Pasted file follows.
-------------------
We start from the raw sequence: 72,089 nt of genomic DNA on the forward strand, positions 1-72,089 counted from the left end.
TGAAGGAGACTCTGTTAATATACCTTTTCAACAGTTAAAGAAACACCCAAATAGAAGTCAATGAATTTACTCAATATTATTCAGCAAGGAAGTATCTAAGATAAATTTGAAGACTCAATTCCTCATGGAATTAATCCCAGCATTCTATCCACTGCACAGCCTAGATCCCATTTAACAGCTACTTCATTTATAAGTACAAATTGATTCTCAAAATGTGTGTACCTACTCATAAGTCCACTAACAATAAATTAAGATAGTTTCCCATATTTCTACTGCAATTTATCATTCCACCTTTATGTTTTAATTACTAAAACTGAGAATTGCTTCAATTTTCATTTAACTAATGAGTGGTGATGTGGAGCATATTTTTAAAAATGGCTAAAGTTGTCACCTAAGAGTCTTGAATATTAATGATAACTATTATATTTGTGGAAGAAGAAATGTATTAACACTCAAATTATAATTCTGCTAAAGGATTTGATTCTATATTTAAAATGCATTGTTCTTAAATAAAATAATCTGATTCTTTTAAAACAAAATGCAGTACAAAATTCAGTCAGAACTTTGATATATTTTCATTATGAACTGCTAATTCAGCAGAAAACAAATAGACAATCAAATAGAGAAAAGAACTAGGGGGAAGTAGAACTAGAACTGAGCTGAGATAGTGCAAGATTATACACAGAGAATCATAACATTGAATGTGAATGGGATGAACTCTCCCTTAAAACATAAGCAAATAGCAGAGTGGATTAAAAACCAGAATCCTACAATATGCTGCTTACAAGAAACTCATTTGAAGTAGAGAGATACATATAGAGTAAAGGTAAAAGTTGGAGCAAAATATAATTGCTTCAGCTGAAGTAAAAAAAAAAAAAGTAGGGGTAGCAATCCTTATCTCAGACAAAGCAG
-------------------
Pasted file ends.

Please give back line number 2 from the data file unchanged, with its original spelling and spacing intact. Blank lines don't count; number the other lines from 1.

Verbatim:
TGAAGGAGACTCTGTTAATATACCTTTTCAACAGTTAAAGAAACACCCAAATAGAAGTCAATGAATTTACTCAATATTATTCAGCAAGGAAGTATCTAAGATAAATTTGAAGACTCAATTCCTCATGGAATTAATCCCAGCATTCTATCCACTGCACAGCCTAGATCCCATTTAACAGCTACTTCATTTATAAGTACAAATTGATTCTCAAAATGTGTGTACCTACTCATAAGTCCACTAACAATAAATTAAGATAGTTTCCCATATTTCTACTGCAATTTATCATTCCACCTTTATGTTTTAATTACTAAAACTGAGAATTGCTTCAATTTTCATTTAACTAATGAGTGGTGATGTGGAGCATATTTTTAAAAATGGCTAAAGTTGTCACCTAAGAGTCTTGAATATTAATGATAACTATTATATTTGTGGAAGAAGAAATGTATTAACACTCAAATTATAATTCTGCTAAAGGATTTGATTCTATATTTAAAATGCATTGTTCTTAAATAAAATAATCTGATTCTTTTAAAACAAAATGCAGTACAAAATTCAGTCAGAACTTTGATATATTTTCATTATGAACTGCTAATTCAGCAGAAAACAAATAGACAATCAAATAGAGAAAAGAACTAGGGGGAAGTAGAACTAGAACTGAGCTGAGATAGTGCAAGATTATACACAGAGAATCATAACATTGAATGTGAATGGGATGAACTCTCCCTTAAAACATAAGCAAATAGCAGAGTGGATTAAAAACCAGAATCCTACAATATGCTGCTTACAAGAAACTCATTTGAAGTAGAGAGATACATATAGAGTAAAGGTAAAAGTTGGAGCAAAATATAATTGCTTCAGCTGAAGTAAAAAAAAAAAAAGTAGGGGTAGCAATCCTTATCTCAGACAAAGCAG